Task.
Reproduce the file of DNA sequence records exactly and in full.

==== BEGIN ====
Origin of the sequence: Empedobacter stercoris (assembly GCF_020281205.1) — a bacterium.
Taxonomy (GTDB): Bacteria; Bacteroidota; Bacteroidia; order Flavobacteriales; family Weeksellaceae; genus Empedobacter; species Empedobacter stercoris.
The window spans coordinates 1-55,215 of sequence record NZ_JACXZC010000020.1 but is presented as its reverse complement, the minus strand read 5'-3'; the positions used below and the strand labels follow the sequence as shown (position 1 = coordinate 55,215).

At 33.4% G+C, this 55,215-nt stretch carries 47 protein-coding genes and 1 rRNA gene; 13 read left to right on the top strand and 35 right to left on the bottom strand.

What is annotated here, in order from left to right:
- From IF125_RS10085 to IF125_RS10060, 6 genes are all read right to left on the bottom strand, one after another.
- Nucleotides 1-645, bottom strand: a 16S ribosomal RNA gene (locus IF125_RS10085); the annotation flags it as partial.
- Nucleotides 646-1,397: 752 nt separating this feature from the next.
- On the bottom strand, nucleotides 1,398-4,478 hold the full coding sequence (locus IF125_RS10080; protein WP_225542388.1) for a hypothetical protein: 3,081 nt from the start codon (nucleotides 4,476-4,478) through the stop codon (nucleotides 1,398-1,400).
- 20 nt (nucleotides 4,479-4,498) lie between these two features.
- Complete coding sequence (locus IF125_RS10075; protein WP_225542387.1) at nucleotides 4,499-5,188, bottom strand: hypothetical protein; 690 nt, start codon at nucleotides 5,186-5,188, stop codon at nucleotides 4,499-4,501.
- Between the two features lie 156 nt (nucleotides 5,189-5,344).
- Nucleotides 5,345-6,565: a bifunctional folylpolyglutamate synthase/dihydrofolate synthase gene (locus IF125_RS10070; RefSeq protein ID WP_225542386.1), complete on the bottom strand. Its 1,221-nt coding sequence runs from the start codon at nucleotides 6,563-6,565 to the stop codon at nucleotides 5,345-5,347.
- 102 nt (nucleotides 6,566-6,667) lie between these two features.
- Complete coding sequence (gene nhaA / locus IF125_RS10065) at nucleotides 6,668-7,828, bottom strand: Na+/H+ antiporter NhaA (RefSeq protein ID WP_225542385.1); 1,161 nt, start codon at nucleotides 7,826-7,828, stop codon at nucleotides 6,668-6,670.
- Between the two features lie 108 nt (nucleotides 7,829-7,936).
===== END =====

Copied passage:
Origin of the sequence: Empedobacter stercoris (assembly GCF_020281205.1) — a bacterium.
Taxonomy (GTDB): Bacteria; Bacteroidota; Bacteroidia; order Flavobacteriales; family Weeksellaceae; genus Empedobacter; species Empedobacter stercoris.
The window spans coordinates 1-55,215 of sequence record NZ_JACXZC010000020.1 but is presented as its reverse complement, the minus strand read 5'-3'; the positions used below and the strand labels follow the sequence as shown (position 1 = coordinate 55,215).

At 33.4% G+C, this 55,215-nt stretch carries 47 protein-coding genes and 1 rRNA gene; 13 read left to right on the top strand and 35 right to left on the bottom strand.

What is annotated here, in order from left to right:
- From IF125_RS10085 to IF125_RS10060, 6 genes are all read right to left on the bottom strand, one after another.
- Nucleotides 1-645, bottom strand: a 16S ribosomal RNA gene (locus IF125_RS10085); the annotation flags it as partial.
- Nucleotides 646-1,397: 752 nt separating this feature from the next.
- On the bottom strand, nucleotides 1,398-4,478 hold the full coding sequence (locus IF125_RS10080; protein WP_225542388.1) for a hypothetical protein: 3,081 nt from the start codon (nucleotides 4,476-4,478) through the stop codon (nucleotides 1,398-1,400).
- 20 nt (nucleotides 4,479-4,498) lie between these two features.
- Complete coding sequence (locus IF125_RS10075; protein WP_225542387.1) at nucleotides 4,499-5,188, bottom strand: hypothetical protein; 690 nt, start codon at nucleotides 5,186-5,188, stop codon at nucleotides 4,499-4,501.
- Between the two features lie 156 nt (nucleotides 5,189-5,344).
- Nucleotides 5,345-6,565: a bifunctional folylpolyglutamate synthase/dihydrofolate synthase gene (locus IF125_RS10070; RefSeq protein ID WP_225542386.1), complete on the bottom strand. Its 1,221-nt coding sequence runs from the start codon at nucleotides 6,563-6,565 to the stop codon at nucleotides 5,345-5,347.
- 102 nt (nucleotides 6,566-6,667) lie between these two features.
- Complete coding sequence (gene nhaA / locus IF125_RS10065) at nucleotides 6,668-7,828, bottom strand: Na+/H+ antiporter NhaA (RefSeq protein ID WP_225542385.1); 1,161 nt, start codon at nucleotides 7,826-7,828, stop codon at nucleotides 6,668-6,670.
- Between the two features lie 108 nt (nucleotides 7,829-7,936).